At last the General reached a conclusion. It was a rather heroic effort. He relighted his cigar with trembling fingers.
"I suppose you haven't heard of the wedding present I intend to bestow upon the fortunate man who leads her to the altar!" said he, casting the fatal die.
"No; but a separate house and lot wouldn't be despised, I should say."
"Nonsense. By the way, Eddie, this must not go any farther. It's strictly entre nous. I don't want to have the dear girl pestered to death by fortune hunters. On his wedding day the man who marries Martha is to have the equivalent of her weight in double eagles. Isn't that ra--rather handsome?"
He sank back and waited for the seed to sink deeply into Ten Eyck soil. Eddie's eyelids flickered. The grin of a Cheshire cat came to his lips involuntarily and remained there without modification for the matter of an hour or two.
"Great!" he said at last.
"I must be on my way," observed the wily step-father, beating a retreat so hastily that Eddie missed the opportunity to scoff. But the contemplative smile remained just as he had left it.
Several days passed before the two met again. The General had sowed wisely, and he was reasonably certain of the harvest. He knew that it would be hard for young Ten Eyck to bring himself to the sacrificial altar; but that he would come and would bend his neck was a foregone conclusion. He went on the theory that if you give a man rope enough he'll hang himself, and he felt that Eddie was almost at the end of his rope in these cruel days.
As for Eddie, he tried to put the thought out of his mind, but as time went on he caught himself many times--(with a start of shame)--trying to approximate the worth of Martha Gamble on the basis set forth by her step-father. The second day after the interview he consulted a friend of his who happened to be a jeweller. From him he ascertained the present market value of twenty-four carat gold. So much for the start!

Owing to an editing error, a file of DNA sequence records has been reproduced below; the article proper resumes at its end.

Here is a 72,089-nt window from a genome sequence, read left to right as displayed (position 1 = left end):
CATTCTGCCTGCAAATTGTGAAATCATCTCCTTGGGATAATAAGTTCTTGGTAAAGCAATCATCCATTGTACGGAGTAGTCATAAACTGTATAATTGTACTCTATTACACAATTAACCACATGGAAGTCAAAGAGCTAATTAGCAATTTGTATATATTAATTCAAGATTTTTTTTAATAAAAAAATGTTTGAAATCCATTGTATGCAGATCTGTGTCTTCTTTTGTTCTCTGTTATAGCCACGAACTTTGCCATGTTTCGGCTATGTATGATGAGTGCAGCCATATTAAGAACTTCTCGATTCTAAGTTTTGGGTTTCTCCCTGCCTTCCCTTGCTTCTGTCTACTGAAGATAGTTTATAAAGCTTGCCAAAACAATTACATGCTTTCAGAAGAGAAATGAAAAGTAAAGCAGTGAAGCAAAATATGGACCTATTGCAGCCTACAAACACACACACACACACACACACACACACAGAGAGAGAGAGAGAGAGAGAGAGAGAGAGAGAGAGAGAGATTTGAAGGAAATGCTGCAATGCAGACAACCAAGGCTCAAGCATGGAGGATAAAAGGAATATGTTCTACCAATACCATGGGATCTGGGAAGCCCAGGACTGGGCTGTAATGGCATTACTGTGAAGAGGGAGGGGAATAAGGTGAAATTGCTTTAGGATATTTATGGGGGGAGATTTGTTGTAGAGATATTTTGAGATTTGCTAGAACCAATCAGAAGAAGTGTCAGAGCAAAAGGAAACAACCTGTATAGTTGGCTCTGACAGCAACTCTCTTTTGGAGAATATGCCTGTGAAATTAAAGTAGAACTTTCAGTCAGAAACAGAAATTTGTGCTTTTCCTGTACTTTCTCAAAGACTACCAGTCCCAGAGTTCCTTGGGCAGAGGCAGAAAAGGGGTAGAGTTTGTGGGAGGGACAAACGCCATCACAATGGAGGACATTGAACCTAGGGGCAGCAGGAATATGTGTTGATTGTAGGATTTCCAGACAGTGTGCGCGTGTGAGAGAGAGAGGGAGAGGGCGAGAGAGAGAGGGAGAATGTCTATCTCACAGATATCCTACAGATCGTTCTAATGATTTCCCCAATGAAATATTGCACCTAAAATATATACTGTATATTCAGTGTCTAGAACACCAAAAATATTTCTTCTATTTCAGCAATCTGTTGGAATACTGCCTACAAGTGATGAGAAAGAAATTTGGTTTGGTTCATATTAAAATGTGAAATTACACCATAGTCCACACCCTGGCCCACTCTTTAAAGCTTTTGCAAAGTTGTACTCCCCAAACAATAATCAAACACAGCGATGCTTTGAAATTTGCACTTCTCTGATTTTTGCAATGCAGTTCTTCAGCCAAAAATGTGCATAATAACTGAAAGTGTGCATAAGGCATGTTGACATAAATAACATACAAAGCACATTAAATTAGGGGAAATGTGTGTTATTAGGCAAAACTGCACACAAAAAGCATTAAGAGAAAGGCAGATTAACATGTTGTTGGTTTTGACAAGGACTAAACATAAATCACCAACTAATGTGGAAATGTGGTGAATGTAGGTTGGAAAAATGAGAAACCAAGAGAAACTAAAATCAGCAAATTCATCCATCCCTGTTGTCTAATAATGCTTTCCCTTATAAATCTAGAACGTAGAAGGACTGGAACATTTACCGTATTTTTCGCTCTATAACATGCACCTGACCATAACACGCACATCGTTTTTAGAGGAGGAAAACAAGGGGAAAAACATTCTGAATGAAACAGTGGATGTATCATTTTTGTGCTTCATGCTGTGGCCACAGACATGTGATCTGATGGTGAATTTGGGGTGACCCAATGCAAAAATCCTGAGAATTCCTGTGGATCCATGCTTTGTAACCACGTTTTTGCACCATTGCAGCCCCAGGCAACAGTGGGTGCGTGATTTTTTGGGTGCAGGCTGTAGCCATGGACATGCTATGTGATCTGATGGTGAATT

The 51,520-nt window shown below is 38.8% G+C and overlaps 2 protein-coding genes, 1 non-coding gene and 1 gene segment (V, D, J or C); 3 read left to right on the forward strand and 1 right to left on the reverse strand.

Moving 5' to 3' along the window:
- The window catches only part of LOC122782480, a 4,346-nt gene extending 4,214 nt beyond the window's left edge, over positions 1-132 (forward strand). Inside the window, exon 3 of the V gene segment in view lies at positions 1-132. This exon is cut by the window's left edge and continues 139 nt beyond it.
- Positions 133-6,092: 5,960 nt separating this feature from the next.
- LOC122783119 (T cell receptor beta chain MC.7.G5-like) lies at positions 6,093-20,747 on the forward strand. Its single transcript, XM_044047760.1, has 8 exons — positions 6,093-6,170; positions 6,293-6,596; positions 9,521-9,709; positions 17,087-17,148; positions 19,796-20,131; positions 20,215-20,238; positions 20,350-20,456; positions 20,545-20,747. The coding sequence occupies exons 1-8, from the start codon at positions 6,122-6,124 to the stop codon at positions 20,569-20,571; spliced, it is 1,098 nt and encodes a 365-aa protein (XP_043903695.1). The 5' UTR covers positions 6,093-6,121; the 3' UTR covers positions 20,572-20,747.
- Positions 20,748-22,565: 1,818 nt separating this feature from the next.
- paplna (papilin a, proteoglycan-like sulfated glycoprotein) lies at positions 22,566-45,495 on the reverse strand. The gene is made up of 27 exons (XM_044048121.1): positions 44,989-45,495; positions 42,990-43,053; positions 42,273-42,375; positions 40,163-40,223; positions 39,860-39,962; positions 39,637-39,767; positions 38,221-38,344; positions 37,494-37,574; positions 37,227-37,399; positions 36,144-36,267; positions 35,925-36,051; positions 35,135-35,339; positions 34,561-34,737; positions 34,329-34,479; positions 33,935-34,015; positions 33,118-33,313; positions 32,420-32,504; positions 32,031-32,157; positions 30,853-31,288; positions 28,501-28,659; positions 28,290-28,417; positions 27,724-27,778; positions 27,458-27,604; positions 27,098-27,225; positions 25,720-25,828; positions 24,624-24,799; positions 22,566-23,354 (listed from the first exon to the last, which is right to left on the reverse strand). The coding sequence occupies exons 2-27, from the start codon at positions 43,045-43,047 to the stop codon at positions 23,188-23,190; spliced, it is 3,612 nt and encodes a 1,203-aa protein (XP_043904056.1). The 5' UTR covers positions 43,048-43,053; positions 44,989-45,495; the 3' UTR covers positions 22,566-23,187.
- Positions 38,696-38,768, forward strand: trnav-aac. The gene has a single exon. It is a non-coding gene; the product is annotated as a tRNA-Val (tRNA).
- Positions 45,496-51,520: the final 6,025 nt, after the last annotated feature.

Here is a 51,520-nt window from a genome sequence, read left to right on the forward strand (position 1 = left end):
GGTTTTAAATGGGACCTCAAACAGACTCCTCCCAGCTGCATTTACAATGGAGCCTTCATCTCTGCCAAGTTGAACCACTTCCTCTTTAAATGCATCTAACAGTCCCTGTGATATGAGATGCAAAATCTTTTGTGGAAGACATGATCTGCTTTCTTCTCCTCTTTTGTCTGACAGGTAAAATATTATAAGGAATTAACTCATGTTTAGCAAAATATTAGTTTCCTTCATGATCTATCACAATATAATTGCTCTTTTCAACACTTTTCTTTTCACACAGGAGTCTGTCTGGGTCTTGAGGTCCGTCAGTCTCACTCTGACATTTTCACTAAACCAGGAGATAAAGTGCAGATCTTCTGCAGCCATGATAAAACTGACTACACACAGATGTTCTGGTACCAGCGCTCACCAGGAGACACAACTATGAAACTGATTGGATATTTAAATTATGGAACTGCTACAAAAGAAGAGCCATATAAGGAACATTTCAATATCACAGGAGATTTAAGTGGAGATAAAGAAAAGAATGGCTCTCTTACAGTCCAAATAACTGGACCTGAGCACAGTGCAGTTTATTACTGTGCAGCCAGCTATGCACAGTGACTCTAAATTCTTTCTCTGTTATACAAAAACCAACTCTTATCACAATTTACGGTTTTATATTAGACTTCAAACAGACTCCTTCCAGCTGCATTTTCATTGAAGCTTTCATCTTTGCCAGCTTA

His creditors were threatening to sue or to "black-list" him; his friends long since had begun to dodge him, fearing the habitual request for temporary loans; his allowance was not due for several weeks. Circumstances were so harsh that even Martha appeared desirable by contrast. He felt an instinctive longing for rest, and peace, and-- pecuniary absolution.
He was therefore deserving of pity when he finally surrendered to the inevitable. How he cursed himself--(and his creditors)--as he set out to find the General on that bright spring day when every other living creature on earth seemed to be happy and free from care. Kismet!
General Gamble was reading in a quiet corner of the Club. That is to say, he had the appearance of one reading. As a matter of fact, he had been watching Eddie's shy, uncertain evolutions for half an hour or more, and he chuckled inwardly. As many as ten times the victim strolled through the reading room, on the pretext of looking for some one. Something told the General that he was going to lose Martha.
At last Eddie approached him. He came with the swift impetuosity of a man who has decided and is afraid to risk a reaction.